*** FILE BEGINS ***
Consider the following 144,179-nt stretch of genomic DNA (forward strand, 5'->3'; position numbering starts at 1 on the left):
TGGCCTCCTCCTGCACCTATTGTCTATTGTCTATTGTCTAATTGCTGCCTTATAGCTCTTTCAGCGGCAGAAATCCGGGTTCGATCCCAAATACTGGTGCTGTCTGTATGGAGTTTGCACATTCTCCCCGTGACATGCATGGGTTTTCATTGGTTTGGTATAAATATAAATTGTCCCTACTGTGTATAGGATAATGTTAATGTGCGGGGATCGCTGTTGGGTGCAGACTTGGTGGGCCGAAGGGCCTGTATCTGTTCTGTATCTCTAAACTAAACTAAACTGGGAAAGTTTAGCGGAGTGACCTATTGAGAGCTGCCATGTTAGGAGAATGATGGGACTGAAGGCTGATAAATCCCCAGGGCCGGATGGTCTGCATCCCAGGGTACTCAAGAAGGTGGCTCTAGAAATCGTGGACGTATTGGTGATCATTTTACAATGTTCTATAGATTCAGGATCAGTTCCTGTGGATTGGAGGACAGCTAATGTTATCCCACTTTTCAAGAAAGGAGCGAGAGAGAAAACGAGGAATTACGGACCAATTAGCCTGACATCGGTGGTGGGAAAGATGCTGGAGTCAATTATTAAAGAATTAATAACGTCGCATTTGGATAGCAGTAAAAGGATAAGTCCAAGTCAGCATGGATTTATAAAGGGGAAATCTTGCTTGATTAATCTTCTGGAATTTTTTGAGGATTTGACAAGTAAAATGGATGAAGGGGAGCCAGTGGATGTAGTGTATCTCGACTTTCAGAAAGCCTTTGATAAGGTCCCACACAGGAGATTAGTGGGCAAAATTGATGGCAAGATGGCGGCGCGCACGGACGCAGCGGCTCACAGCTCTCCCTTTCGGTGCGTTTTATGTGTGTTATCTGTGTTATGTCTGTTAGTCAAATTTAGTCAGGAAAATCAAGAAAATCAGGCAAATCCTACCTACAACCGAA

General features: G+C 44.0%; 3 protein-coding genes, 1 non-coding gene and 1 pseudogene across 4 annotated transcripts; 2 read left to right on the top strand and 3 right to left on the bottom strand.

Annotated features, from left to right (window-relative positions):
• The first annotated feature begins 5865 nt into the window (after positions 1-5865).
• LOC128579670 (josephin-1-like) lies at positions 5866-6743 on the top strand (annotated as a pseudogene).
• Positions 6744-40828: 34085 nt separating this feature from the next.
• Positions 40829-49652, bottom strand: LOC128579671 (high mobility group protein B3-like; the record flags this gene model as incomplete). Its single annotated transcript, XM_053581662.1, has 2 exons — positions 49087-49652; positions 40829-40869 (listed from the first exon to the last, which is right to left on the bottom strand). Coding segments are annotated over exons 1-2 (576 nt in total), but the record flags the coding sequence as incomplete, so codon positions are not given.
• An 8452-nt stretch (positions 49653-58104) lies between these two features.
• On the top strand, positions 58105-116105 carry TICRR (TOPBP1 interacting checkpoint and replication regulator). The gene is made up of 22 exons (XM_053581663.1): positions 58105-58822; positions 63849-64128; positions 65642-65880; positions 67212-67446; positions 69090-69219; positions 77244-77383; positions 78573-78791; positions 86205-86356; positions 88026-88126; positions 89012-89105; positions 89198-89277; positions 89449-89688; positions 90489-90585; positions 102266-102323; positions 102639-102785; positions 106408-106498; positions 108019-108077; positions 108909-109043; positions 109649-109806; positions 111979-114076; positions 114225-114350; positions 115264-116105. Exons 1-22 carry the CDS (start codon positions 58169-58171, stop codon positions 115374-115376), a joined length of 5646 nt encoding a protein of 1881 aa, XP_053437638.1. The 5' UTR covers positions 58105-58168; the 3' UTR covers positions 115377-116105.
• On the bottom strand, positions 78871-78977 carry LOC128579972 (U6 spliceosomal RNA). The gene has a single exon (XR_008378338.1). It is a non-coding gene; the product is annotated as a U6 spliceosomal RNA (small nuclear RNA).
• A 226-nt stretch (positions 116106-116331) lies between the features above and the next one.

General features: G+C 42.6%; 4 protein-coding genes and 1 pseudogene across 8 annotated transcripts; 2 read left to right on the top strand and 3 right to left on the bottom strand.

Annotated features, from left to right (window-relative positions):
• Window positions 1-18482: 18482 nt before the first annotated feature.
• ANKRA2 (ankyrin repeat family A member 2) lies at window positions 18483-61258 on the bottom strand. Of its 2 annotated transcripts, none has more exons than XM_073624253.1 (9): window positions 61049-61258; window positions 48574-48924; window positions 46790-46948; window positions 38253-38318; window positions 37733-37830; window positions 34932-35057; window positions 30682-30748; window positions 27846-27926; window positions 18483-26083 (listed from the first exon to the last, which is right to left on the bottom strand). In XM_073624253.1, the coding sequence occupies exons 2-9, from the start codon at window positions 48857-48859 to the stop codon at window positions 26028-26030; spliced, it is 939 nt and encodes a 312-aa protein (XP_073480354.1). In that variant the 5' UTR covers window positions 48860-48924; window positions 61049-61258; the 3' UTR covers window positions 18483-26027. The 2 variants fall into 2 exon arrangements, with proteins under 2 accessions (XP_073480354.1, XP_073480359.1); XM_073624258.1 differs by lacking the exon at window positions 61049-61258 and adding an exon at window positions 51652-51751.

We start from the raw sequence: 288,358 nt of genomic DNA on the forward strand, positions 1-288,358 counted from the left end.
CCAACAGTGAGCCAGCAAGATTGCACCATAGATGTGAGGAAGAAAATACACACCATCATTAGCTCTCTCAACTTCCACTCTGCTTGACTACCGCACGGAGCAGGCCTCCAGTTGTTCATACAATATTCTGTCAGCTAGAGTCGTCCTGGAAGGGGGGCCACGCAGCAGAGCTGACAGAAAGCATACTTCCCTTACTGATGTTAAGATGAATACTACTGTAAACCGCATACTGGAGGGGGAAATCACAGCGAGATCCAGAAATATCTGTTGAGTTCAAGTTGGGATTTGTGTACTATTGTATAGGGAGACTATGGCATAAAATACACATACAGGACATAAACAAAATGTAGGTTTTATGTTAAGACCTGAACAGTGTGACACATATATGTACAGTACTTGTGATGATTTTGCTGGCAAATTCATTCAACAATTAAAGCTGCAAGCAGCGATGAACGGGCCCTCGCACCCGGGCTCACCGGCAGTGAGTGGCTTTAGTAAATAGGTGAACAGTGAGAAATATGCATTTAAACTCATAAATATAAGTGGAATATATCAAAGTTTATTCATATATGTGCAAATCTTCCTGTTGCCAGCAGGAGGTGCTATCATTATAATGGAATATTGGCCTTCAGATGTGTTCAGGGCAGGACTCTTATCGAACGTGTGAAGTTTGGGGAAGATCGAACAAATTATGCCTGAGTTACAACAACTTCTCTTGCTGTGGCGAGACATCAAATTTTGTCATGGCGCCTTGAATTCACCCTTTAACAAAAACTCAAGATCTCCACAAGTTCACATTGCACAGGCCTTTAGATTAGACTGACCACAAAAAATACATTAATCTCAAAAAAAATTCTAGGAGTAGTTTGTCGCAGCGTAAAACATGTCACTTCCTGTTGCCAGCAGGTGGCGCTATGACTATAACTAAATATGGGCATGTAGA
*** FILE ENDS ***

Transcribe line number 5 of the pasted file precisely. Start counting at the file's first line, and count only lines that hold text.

• The first annotated feature begins 5865 nt into the window (after positions 1-5865).